JUST a little Christianity this week: the story in The
Guardian that "A group of Churches has called for an urgent
overhaul of the Government's benefits sanctions regime, describing
it as punitive, inhumane and un-Christian. The Churches say the
sanctions regime deliberately causes harm to claimants, and suggest
that it is aimed more at cutting welfare payments rather than
helping people back into work."
Nothing very remarkable there, you may think, until you look
into the detail of the "group of Churches" involved. They are "the
Church of Scotland, the Church in Wales, the Methodist Church, the
Baptist Union of Great Britain, and the United Reformed Church, as
well as the charity Church Action on Poverty."
To a newsdesk, this list is - forgive me - the epitome of worthy
but dull. I must have binned a hundred press releases or more
rather than waste energy trying to interest a news editor in
It's possible that Patrick Butler, who wrote the story, is just
a more persuasive journalist than I am. But I'd prefer to think
that what's really happening here is an illustration of the way in
which the collective news sense of the media works like the human
immune system: it recognises only what it has seen before. You have
to present a foreign protein to it again and again until it
recognises it and generates antibodies, which will, from then on,
fix on to some feature on the coating of the story and attempt to
In this case, it appears that "Churches attack government cuts"
now stimulates an automatic response, and it doesn't matter which
Churches or which cuts. This is a bit unfortunate for the clergy
who want to provoke thought rather than reaction.
It's doubly unfortunate for the bishops of the Church of
England, who really don't want to be thought of as revolutionary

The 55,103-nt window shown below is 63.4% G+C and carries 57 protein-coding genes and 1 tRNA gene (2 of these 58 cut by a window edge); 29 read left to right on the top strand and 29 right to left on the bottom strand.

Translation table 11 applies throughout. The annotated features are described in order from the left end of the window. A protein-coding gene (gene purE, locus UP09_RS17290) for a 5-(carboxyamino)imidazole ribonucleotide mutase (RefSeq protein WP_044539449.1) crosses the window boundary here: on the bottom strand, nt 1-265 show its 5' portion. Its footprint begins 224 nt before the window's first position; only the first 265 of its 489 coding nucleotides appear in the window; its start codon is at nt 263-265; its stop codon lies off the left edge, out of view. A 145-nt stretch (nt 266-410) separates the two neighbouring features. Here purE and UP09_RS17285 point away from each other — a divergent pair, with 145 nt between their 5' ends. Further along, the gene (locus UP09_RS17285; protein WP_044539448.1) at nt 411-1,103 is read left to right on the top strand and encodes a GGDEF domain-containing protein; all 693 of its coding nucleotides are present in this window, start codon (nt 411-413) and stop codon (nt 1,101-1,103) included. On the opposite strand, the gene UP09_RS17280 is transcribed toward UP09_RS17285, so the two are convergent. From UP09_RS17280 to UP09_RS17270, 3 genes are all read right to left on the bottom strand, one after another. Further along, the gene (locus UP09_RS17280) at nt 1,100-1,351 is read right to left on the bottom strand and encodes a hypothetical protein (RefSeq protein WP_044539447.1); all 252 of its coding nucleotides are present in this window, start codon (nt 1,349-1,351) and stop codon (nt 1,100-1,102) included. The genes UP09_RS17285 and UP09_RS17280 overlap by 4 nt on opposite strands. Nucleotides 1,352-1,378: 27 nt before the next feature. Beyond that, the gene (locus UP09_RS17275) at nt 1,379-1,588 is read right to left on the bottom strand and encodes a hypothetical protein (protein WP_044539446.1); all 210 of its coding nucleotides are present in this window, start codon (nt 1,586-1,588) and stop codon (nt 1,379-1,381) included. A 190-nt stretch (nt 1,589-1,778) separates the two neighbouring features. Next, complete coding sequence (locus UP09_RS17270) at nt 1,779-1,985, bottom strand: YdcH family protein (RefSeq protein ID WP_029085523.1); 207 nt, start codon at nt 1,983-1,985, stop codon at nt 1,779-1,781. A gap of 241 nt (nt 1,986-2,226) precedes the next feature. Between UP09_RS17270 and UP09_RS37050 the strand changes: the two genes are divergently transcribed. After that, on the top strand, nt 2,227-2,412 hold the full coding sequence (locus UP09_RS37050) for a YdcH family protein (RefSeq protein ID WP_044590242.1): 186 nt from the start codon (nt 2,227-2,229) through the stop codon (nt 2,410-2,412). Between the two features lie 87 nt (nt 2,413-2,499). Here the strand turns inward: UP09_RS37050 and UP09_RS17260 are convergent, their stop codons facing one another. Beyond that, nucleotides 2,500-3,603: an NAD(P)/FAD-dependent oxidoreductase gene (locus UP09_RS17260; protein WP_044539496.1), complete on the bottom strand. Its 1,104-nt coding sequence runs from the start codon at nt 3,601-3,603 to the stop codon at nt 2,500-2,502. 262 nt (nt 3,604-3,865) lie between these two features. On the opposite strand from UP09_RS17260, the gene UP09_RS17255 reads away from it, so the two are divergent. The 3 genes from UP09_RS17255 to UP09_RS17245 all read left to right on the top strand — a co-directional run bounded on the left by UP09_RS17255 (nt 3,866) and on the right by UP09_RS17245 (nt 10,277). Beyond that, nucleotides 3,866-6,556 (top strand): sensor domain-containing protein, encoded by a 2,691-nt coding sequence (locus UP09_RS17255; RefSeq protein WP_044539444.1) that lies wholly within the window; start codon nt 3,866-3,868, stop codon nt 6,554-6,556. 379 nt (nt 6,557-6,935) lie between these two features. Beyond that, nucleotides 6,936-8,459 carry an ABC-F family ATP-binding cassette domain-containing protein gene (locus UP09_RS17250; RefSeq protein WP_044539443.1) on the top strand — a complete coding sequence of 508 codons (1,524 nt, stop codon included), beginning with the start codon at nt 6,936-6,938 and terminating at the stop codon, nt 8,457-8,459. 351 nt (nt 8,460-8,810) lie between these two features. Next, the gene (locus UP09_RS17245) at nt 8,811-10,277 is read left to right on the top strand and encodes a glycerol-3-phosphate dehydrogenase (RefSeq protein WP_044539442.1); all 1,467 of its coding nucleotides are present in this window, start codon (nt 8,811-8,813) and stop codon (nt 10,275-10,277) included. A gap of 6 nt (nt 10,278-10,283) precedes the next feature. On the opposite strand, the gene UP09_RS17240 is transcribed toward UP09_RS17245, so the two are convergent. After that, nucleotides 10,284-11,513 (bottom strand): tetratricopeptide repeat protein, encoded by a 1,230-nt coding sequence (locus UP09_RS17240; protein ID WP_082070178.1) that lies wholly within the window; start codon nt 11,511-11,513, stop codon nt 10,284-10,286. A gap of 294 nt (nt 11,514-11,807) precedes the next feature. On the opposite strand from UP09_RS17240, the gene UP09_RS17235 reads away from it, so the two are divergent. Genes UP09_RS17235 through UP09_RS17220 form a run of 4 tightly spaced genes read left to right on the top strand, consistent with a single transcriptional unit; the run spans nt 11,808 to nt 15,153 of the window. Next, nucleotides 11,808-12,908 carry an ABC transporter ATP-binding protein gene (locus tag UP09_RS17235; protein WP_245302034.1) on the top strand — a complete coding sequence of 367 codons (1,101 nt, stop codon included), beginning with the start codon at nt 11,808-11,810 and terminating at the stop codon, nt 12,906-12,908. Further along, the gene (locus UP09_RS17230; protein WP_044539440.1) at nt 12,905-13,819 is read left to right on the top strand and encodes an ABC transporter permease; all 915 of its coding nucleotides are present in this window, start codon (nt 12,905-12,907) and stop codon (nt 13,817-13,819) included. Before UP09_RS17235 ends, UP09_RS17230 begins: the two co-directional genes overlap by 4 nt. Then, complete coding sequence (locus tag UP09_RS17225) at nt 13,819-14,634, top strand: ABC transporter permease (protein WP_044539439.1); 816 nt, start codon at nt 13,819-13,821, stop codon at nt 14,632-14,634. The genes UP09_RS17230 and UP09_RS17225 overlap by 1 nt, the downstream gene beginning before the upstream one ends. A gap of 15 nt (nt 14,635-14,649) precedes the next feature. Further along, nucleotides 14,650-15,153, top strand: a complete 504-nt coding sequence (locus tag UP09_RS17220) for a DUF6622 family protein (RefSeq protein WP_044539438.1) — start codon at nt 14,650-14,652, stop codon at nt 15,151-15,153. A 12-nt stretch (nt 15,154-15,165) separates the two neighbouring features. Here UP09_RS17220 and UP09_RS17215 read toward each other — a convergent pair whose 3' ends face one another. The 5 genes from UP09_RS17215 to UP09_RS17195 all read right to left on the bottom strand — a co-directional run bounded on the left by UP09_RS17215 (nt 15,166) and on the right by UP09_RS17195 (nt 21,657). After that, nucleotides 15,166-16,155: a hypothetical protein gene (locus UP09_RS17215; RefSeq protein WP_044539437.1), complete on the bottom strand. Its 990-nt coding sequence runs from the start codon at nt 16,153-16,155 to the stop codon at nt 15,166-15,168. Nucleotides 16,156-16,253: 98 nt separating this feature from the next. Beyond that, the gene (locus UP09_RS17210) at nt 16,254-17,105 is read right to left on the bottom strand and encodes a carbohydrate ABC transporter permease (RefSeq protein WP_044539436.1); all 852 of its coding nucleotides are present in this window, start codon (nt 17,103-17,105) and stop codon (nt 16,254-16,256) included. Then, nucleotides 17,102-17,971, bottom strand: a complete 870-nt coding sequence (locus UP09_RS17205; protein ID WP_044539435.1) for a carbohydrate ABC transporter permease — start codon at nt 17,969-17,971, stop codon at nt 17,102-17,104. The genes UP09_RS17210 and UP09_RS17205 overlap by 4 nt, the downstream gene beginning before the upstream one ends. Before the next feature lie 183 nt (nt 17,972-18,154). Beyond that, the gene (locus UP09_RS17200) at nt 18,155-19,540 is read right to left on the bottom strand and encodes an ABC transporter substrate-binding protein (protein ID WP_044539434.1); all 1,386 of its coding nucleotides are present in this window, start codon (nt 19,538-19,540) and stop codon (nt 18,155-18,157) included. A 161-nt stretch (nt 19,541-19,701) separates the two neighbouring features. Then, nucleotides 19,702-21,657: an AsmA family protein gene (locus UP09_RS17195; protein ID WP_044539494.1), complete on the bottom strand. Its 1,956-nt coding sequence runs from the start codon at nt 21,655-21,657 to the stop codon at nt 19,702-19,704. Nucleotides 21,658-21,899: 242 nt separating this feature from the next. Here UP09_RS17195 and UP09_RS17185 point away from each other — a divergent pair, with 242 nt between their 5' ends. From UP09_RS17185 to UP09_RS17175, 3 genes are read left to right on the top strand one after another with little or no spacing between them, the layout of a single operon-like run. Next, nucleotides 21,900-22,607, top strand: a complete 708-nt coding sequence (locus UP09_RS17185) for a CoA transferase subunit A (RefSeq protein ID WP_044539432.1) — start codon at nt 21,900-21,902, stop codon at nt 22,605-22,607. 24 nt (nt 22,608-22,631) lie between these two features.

scourges of the Establishment - especially as the immediate
counter-attack is always to point out that they are revolutionaries
with palaces, chauffeur-driven cars, and seats in the House of
Lords. But that's showbusiness, I'm afraid.
OTHERWISE, there was the fascinating matter of Mohammed Emwazi,
or "Jihadi John", and what turned him into a young man who could
cut throats on camera. I was at an interfaith event in Bradford the
night before The Washington Post identified him, and both
the Christian and the Muslim speakers said enlightening things from
I quote from memory. The Bishop of Bradford, the Rt Revd Toby
Howarth, said that we had to understand that the jihadi narrative
was hugely attractive to young men: the video clips of the Paris
killers loping down the street, pausing to shoot a policeman, and
then driving easily away, might have come straight from a video
game. There is a part of every adolescent which yearns for that
kind of untouchable immunity, especially as a member of a similarly
entitled gang, and in prosperous peacetime societies it comes to
Shaykh Fuad Nahdi, meanwhile, simply observed that life for an
observant Muslim teenager in Britain was really, really boring: "No
sex, no alcohol, no rock and roll."
That means, of course, that the counter-measures must themselves
work within the imagination. Intellectual argument won't do. What's
needed is something that unpicks the pictures, or untells the
Malise Ruthven, writing in The New York Review of
Books, has some fascinating examples of the jihadi imagination
and the apocalyptic imagery that flourishes within it: "There are
nearly fifty references to 'the Hour' or the 'Appointed Time' in
the Koran and the signs by which it can be recognized are manifold
and abundant: 'Piety will give way to pride and truth to lies,
while licentious practices such as music, drinking of wine, usury,
adultery, homosexuality, and the obedience of men to their wives
will pre- vail. Sex will be performed in public places, cousin
marriage will give way to extrafamilial unions, and there will be
no Imam to lead the faithful in prayer. . .'
"For jihadists, such signs are rife in the Middle East
Ruthven goes on to write: "The parallels between this ideology
and the beliefs adopted by Christian fundamentalists known as
'premillennial dispensationalists', who expect all born-again
Christians to be 'raptured' or physically transported to heaven
while others perish in earthly mayhem, are so strong that it is
hard to escape the conclusion that they draw on the same ancient
reservoir of Near Eastern myth.
"In the Muslim version a great wind will take the souls of the
believers, before the trumpet sounds and all are resurrected to
face divine judgment."
Damian Thompson at the Telegraph used to argue with
great force that the appeal of millennial fantasies to Charismatic
Christians in the 1990s derived largely from the fact that they
were so much more interesting than the prospect of the world going
on as usual. The part played by boredom in the genesis of horror
should not be underestimated.